Stephanie Hirst reviews Boy Meets Girl: “It’s filled me with hope”

The BBC Radio Manchester DJ, who recently returned to the airwaves after undergoing gender reassignment, reviews trans comedy Boy Meets Girl

Thursday 3rd September was an important day in the history of British television: the first sitcom to feature a transgender lead character – played by Rebecca Root, a trans woman herself – was shown on BBC2.

Advertisement

In the US, we saw Laverne Cox achieve similar success in Orange Is the New Black, showing how far we have come in recent times – and how the UK’s turn is long overdue.

A couple of months ago, I attended a small gathering at the BBC in Manchester to watch a few selected clips from the new BBC2 romantic comedy Boy Meets Girl, and hear from the writer Elliott Kerrigan and lead actress Rebecca Root.

After being shown a dozen short excerpts from the show, I felt huge love and affection for the characters I’d seen, along with similar hopes for my own romantic future. Those feelings returned even stronger last night watching the first episode. I myself transitioned from male to female – just like the main character Judy – and I know only too well the possible complexities that could lie ahead when it comes to romance.

But will they be as complex as I expect them to be? Boy Meet Girl gives me great hope for the future.

Before they’ve even ordered dinner on their first date, Judy tells Leo that she was “born with a penis”. Leo’s (Harry Hepple) response is utterly genuine and humble, almost like: and… so what? The waiter’s face was a picture as he stood next to their table waiting to take the order, as I’m sure viewers’ faces were – eagerly wanting to find out what happens next.

“So you were born in the wrong body” is the line that made my heart melt. To hear Leo ask that question means that – although he’ll never know how it feels – he understands. That is why this show is so important. Yes, it’s a romantic comedy, but it’s also about bringing another layer of acceptance and understanding into the public consciousness.

Judy’s response – “It’s like being in prison all your life and not knowing your release date” – resonated with me totally, and hopefully simplifies the feeling of being born in the wrong body so others can understand. The warmth and honesty from Judy, who is obviously expecting to be rejected by Leo, is heartwarming. You immediately feel for her and want her to win his heart, which I hope she does.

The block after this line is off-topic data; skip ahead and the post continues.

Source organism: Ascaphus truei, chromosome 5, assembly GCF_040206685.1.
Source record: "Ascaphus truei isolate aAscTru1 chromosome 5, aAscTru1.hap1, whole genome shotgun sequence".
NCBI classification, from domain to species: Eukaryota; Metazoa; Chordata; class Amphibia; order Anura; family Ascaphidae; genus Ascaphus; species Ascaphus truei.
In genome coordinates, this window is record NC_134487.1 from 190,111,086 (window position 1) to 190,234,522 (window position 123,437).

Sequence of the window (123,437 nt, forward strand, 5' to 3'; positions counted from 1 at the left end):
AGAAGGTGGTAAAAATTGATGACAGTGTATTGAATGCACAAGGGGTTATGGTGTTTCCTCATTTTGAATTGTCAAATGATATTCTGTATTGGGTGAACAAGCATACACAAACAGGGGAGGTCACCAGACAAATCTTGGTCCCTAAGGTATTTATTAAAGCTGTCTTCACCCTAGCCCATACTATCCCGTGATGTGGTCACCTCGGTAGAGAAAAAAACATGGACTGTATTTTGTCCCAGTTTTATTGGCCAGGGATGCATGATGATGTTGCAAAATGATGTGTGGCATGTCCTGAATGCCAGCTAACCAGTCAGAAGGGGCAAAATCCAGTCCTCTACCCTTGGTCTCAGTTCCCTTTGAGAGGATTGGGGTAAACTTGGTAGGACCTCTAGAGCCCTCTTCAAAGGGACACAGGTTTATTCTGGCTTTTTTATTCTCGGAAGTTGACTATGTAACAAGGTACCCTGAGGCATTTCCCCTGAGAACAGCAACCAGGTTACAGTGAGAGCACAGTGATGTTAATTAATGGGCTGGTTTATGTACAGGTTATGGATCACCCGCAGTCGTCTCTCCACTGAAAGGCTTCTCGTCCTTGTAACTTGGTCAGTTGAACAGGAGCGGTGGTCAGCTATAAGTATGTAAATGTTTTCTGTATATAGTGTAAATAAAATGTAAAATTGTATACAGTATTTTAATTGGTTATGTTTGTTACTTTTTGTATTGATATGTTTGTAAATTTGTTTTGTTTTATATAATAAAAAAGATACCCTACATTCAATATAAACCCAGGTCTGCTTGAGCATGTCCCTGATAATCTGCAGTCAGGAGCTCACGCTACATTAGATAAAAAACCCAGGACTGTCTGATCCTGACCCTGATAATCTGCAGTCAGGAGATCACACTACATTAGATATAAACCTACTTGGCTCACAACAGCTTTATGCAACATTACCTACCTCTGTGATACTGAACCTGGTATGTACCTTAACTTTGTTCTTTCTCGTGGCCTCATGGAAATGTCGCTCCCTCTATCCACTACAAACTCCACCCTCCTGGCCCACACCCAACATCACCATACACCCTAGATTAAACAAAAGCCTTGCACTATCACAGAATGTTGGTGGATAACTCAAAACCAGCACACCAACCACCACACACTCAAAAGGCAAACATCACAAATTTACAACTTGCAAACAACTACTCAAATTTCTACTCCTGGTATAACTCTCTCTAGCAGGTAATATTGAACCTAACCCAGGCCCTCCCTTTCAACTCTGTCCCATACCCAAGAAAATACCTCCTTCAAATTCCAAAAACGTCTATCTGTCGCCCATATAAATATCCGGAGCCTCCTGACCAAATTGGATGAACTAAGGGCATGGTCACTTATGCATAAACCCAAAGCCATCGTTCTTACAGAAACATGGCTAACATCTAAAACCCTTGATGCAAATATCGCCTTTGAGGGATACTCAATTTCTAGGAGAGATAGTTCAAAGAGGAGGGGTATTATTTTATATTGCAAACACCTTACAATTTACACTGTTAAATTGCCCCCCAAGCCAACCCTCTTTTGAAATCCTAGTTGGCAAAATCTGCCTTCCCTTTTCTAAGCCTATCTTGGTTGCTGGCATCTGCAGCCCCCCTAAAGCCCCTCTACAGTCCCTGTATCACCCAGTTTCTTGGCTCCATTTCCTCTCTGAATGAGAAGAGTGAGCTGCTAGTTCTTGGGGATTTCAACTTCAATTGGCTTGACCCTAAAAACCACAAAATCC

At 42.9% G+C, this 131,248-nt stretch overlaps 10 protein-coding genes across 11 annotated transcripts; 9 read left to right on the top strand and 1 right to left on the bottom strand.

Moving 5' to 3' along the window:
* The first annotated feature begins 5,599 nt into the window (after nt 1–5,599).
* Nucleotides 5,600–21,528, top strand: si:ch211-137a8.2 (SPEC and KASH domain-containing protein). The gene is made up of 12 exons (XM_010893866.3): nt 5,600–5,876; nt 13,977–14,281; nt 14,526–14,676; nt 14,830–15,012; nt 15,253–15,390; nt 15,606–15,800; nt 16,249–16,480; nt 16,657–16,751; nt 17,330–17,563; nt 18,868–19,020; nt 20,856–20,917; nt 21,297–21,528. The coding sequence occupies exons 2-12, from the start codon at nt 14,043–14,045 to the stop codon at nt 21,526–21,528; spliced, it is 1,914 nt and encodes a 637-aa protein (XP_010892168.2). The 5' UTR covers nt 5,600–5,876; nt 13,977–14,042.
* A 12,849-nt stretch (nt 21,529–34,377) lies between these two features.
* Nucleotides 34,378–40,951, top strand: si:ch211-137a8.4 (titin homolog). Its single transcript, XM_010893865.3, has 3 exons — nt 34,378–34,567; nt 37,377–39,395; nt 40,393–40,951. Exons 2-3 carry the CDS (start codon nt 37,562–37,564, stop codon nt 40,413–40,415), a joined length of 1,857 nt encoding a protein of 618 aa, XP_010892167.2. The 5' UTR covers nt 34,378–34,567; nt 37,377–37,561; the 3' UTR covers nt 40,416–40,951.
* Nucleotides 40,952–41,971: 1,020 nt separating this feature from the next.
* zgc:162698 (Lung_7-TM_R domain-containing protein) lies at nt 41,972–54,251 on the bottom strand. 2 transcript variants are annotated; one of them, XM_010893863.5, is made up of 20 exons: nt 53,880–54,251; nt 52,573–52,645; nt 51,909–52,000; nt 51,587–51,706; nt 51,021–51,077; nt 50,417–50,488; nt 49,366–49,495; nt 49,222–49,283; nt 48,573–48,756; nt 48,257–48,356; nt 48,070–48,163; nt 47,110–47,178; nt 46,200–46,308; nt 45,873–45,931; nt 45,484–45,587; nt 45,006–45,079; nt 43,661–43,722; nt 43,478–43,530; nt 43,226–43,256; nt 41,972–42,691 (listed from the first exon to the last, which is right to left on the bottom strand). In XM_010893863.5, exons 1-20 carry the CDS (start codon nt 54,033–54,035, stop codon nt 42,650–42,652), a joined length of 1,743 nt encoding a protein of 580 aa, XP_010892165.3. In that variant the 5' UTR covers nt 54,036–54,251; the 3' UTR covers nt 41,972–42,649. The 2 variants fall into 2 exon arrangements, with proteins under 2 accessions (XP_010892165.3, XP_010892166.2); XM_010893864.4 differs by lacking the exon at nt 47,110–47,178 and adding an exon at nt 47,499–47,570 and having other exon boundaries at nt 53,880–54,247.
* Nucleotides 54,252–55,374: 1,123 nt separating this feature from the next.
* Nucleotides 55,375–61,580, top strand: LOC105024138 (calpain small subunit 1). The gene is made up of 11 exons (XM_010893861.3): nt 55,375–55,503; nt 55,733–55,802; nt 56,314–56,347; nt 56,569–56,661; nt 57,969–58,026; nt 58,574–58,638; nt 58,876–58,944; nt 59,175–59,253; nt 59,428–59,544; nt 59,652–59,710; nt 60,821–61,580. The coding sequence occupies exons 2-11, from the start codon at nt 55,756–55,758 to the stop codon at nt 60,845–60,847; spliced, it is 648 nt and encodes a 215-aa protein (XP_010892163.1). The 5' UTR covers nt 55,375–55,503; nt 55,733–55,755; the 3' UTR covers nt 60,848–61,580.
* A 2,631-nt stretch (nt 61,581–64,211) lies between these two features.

But this is a love story and all relationships have their complexities, and we are clearly about to be taken on an emotional roller coaster as they arise – not only from Judy and Leo themselves, but from their families.

Leo’s mum Pam, played by the wonderful Denise Welch, is very protective of her 26-year-old son Leo, and initially objects to him dating an older woman. It remains to be seen what her reaction will be when she finds out that the lady who Leo exclaims “could be the one” was born the opposite gender and can never give her grandchildren.

Trans storyline aside, this is a northern love story with some wonderful characters like Janine Duvitski’s Peggy – mother to Judy and her sister Jackie (Lizzie Roper), who has some brilliantly delivered lines. One of the many relatable laugh-out-loud moments for me was the awkward ‘first kiss’ – a situation we have all encountered, often with comedic repercussions.

As someone who will most definitely find herself in the same dating situation as Judy, it’s filled me with hope and left me eagerly waiting for next Thursday’s instalment.

Boy Meets Girl continues on Thursdays at 9.30pm on BBC2

Advertisement

Rebecca Root will be at Radio Times Festival later this month along with Kellie Maloney talking Transgender Trailblazers. We’re giving away five pairs of tickets here. You can find out more details here and buy tickets here.

Read more:

Boy Meets Girl writer Elliott Kerrigan: What did I know about the transgender experience? Nothing. Absolutely nothing

Boy Meets Girl actress Rebecca Root: Being transgender is like being born in prison